As the COVID-19 crisis continues to live on in the United States of America, the sports world has become non-existent. Instead of all eyes being on games, standings, and players' performances -- all eyes are on organizational ownership for professional teams to see how the billionaires react to situations in this time of need.

No sports right now means no jobs for a lot of people. Two weeks ago, Wells Fargo Center employees were unsure if they were going to collect a paycheck for the next few months as teams like the Philadelphia 76ers, Flyers, Wings, etc. go on a hiatus.

While Wells Fargo Center employees' hourly wages are not the Sixers responsibility entirely, the team's Managing Partner, Josh Harris, did confirm that he, along with Wells Fargo Center's ownership, Comcast Spectator, would help cover those workers' paychecks for the games that will be postponed for the time being.

Harris might not have been the only Managing Partner around the NBA to do such a thing, but not every organization was willing to step up in such a way. For that, Harris looked like the good guy. That was the case until he planned to issue his organization's salaried employees a pay cut of up to 20-percent in April to necessarily 'save' them from getting laid off during this downtime in sports.

Considering it's public knowledge that Harris has a net worth of over $3 billion, many were not happy to hear about the cuts. Employees were apprehensive about the situation, and fans were constantly expressing their frustrations via social media. The Sixers looked like the bad guys, and they needed somebody to step up in this time of need.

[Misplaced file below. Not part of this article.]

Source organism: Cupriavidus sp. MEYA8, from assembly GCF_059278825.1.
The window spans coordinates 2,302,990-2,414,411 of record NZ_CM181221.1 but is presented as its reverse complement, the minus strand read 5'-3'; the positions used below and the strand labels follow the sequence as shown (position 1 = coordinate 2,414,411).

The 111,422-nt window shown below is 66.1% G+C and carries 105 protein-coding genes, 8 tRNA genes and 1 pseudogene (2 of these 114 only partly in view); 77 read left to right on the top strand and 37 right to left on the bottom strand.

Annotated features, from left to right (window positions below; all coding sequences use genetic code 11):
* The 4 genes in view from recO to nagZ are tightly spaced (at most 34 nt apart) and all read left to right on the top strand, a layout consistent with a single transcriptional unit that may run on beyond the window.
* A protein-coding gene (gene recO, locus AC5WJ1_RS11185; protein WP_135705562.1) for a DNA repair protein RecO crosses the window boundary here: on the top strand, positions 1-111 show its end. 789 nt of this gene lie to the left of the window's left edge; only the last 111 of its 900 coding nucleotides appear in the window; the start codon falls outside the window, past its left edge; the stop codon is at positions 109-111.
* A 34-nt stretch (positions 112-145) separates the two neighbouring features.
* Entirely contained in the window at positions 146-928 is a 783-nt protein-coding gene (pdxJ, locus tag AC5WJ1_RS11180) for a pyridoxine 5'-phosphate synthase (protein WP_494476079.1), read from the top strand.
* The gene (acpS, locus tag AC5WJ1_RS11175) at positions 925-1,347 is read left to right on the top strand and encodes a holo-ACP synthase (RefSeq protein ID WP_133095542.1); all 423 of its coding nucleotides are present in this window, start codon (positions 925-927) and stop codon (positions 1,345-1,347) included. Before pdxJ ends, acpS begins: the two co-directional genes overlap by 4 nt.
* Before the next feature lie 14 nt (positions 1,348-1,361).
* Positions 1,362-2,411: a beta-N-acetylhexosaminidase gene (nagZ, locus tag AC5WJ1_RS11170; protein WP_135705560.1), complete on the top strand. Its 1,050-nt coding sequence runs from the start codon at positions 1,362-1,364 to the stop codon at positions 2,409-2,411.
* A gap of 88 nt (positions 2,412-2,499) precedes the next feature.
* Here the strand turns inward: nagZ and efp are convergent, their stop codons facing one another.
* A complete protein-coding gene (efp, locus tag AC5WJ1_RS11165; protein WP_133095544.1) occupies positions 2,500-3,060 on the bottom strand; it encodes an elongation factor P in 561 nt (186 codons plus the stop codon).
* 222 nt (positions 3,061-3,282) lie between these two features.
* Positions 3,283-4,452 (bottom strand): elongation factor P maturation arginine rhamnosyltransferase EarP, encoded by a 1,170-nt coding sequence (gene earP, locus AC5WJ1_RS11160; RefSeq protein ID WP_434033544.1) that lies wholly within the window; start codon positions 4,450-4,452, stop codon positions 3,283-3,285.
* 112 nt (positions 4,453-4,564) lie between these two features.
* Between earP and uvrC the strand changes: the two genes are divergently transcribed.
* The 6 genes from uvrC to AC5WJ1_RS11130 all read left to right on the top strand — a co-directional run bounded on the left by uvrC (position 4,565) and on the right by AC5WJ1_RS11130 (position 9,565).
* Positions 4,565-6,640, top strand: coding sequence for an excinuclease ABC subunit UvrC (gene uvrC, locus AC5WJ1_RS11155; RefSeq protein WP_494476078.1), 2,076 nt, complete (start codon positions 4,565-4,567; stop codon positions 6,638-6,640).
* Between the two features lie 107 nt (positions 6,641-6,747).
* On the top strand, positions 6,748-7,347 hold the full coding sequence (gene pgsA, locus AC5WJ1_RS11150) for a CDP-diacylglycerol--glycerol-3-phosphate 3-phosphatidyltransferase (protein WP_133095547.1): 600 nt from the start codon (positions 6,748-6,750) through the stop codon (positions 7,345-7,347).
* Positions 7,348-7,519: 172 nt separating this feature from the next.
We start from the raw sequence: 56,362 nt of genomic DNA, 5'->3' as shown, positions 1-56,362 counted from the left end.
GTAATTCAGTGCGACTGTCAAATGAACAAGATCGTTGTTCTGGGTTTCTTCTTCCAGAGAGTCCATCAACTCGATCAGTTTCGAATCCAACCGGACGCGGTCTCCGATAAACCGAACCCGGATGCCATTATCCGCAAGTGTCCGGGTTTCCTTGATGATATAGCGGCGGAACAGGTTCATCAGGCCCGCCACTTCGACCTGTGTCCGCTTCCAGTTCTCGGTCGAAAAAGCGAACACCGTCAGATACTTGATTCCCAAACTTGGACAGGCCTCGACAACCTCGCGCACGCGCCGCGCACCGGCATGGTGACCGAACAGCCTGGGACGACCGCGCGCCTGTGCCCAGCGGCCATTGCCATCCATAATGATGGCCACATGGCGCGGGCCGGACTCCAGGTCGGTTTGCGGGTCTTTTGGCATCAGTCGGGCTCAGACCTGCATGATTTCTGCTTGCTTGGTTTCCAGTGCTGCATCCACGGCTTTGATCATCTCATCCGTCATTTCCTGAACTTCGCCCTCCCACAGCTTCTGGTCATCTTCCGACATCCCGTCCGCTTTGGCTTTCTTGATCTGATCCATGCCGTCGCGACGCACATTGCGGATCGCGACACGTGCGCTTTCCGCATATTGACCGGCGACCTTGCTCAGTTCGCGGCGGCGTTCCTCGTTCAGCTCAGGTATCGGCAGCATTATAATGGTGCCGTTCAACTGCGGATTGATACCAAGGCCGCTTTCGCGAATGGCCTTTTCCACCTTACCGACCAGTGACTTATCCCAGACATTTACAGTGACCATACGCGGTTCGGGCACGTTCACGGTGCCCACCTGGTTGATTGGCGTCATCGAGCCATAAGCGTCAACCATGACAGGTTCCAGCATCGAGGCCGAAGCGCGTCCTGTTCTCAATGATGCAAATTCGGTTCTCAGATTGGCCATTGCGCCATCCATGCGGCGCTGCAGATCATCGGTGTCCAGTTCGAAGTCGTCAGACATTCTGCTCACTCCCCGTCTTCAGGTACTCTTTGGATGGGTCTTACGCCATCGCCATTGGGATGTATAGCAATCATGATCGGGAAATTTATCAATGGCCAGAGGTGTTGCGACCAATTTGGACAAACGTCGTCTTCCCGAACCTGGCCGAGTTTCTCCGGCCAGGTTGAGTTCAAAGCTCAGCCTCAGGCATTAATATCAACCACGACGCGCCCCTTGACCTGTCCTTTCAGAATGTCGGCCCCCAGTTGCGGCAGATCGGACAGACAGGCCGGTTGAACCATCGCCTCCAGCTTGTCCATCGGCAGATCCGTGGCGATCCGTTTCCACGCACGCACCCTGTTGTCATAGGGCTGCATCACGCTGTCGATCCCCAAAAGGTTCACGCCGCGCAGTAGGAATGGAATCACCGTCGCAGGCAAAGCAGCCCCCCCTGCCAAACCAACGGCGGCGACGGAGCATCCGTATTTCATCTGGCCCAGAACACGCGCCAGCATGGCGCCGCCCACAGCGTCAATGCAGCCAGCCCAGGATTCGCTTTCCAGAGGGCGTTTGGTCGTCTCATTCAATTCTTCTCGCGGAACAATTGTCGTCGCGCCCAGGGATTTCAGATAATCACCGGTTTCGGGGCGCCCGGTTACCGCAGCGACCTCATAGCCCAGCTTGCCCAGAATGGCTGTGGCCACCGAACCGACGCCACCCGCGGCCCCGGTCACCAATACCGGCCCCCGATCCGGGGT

That's when the franchise's All-Star center, Joel Embiid, stepped up and became an off-the-court leader for the Sixers. On Tuesday, it was reported Joel Embiid planned to donate $500,000 to COVID-19 medical relief. In addition, the millionaire center was also willing to cover the losses that Sixers' salaried employees would suffer as a result of the organization's decision to force pay cuts.

With all of the initial backlash from Harris' plans, and Embiid's willingness to fork over some of his own money, the Sixers owner realized he couldn't go through with the cuts. Therefore, on Tuesday afternoon, the plan was reversed. And because of that, Embiid was pleased the Sixers went ahead and did the right thing.

Justin Grasso covers the Philadelphia 76ers for Sports Illustrated. You can follow him on Twitter: @JGrasso_